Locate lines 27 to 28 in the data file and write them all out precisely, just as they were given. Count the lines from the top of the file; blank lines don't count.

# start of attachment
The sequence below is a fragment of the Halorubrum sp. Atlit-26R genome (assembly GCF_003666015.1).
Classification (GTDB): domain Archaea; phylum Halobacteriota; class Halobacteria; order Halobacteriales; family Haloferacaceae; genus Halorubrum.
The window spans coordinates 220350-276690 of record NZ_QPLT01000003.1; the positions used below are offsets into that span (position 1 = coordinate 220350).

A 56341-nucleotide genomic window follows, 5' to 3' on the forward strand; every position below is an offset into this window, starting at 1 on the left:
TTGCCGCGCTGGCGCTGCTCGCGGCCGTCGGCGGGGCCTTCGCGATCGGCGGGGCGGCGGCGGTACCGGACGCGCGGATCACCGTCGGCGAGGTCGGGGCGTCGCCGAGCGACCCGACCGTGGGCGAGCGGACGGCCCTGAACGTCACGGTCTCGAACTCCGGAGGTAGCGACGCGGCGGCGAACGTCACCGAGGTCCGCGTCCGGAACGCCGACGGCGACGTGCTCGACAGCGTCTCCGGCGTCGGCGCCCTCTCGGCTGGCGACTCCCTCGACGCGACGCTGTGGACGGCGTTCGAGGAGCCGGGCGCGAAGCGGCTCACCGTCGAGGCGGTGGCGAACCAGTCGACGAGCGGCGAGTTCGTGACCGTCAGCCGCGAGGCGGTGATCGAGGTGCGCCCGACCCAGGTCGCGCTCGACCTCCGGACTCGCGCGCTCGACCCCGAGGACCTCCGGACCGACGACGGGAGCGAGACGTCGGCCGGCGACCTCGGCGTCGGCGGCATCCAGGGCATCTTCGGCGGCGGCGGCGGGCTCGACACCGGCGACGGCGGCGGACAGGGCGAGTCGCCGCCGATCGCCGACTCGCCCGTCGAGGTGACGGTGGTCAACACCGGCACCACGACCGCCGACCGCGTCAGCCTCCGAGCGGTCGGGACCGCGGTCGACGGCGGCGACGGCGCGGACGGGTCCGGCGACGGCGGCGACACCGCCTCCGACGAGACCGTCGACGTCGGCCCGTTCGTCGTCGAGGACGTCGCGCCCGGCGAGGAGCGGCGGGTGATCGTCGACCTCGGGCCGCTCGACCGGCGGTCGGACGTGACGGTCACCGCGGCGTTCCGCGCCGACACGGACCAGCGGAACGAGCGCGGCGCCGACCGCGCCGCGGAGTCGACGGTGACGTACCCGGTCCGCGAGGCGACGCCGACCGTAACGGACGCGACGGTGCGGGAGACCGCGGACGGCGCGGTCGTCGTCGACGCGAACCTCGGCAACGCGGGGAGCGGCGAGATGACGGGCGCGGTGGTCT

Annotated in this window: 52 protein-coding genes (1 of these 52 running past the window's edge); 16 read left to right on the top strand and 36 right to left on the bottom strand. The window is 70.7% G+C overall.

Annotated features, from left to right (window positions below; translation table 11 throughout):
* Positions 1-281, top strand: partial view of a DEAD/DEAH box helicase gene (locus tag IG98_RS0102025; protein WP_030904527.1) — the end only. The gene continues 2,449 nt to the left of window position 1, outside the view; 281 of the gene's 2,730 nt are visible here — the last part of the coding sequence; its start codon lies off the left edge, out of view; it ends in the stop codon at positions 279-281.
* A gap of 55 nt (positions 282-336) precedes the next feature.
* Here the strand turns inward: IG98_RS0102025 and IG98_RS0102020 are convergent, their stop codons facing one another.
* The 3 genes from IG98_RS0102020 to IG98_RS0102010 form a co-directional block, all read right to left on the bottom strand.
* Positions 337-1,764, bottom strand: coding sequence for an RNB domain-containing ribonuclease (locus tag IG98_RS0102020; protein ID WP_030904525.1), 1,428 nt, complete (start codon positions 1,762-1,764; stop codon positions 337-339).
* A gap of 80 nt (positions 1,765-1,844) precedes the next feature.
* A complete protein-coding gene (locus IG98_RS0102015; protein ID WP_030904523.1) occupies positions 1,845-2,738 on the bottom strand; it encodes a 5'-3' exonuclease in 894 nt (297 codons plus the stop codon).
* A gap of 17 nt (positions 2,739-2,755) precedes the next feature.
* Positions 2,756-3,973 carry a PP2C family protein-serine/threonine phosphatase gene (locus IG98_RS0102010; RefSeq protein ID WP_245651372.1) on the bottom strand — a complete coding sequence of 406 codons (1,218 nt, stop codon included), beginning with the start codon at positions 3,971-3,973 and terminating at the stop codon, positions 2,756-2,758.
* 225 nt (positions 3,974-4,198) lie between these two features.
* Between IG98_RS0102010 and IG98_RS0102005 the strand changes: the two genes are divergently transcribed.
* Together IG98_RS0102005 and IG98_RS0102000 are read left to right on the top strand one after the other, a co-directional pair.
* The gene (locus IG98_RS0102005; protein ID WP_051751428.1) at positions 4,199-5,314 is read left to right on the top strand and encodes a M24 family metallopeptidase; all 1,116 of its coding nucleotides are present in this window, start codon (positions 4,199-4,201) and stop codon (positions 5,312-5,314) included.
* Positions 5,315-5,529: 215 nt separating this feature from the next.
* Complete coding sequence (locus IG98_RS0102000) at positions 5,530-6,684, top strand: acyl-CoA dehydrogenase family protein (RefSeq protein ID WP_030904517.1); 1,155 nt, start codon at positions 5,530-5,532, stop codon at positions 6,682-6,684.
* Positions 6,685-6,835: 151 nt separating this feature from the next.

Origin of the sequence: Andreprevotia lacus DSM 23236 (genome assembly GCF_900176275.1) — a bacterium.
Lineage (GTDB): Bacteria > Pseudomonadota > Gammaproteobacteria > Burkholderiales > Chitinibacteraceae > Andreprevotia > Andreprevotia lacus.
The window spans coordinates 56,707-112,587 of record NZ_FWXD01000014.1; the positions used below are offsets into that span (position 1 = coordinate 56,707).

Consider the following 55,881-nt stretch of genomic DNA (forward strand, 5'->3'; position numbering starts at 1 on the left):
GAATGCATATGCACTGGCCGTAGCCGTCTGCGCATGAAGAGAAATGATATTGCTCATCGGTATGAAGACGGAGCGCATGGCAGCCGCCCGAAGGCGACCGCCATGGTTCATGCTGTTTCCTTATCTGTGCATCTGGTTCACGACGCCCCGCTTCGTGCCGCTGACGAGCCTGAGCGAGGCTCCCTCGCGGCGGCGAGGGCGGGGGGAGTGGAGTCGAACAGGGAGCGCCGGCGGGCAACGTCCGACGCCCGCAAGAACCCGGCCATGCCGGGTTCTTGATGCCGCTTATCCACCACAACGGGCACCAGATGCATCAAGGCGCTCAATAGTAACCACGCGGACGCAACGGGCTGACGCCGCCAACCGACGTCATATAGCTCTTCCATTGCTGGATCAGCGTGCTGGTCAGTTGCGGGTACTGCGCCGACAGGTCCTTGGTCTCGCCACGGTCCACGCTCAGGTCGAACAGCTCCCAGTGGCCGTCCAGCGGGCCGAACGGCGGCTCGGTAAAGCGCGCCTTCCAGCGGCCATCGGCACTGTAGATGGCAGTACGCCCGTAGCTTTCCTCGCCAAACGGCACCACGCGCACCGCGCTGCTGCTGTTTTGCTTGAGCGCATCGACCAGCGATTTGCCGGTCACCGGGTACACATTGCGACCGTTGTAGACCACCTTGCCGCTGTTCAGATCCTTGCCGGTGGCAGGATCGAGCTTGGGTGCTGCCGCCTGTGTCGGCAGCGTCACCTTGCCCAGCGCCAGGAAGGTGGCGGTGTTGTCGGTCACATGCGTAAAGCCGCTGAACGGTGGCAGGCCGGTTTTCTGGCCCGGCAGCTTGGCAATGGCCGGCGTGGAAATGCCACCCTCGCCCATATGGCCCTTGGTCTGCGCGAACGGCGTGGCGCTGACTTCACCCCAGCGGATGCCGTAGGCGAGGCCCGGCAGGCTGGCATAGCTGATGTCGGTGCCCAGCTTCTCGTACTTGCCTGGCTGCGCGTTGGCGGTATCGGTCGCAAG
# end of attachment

Consider the following 55,881-nt stretch of genomic DNA (forward strand, 5'->3'; position numbering starts at 1 on the left):
GAATGCATATGCACTGGCCGTAGCCGTCTGCGCATGAAGAGAAATGATATTGCTCATCGGTATGAAGACGGAGCGCATGGCAGCCGCCCGAAGGCGACCGCCATGGTTCATGCTGTTTCCTTATCTGTGCATCTGGTTCACGACGCCCCGCTTCGTGCCGCTGACGAGCCTGAGCGAGGCTCCCTCGCGGCGGCGAGGGCGGGGGGAGTGGAGTCGAACAGGGAGCGCCGGCGGGCAACGTCCGACGCCCGCAAGAACCCGGCCATGCCGGGTTCTTGATGCCGCTTATCCACCACAACGGGCACCAGATGCATCAAGGCGCTCAATAGTAACCACGCGGACGCAACGGGCTGACGCCGCCAACCGACGTCATATAGCTCTTCCATTGCTGGATCAGCGTGCTGGTCAGTTGCGGGTACTGCGCCGACAGGTCCTTGGTCTCGCCACGGTCCACGCTCAGGTCGAACAGCTCCCAGTGGCCGTCCAGCGGGCCGAACGGCGGCTCGGTAAAGCGCGCCTTCCAGCGGCCATCGGCACTGTAGATGGCAGTACGCCCGTAGCTTTCCTCGCCAAACGGCACCACGCGCACCGCGCTGCTGCTGTTTTGCTTGAGCGCATCGACCAGCGATTTGCCGGTCACCGGGTACACATTGCGACCGTTGTAGACCACCTTGCCGCTGTTCAGATCCTTGCCGGTGGCAGGATCGAGCTTGGGTGCTGCCGCCTGTGTCGGCAGCGTCACCTTGCCCAGCGCCAGGAAGGTGGCGGTGTTGTCGGTCACATGCGTAAAGCCGCTGAACGGTGGCAGGCCGGTTTTCTGGCCCGGCAGCTTGGCAATGGCCGGCGTGGAAATGCCACCCTCGCCCATATGGCCCTTGGTCTGCGCGAACGGCGTGGCGCTGACTTCACCCCAGCGGATGCCGTAGGCGAGGCCCGGCAGGCTGGCATAGCTGATGTCGGTGCCCAGCTTCTCGTACTTGCCTGGCTGCGCGTTGGCGGTATCGGTCGCAAG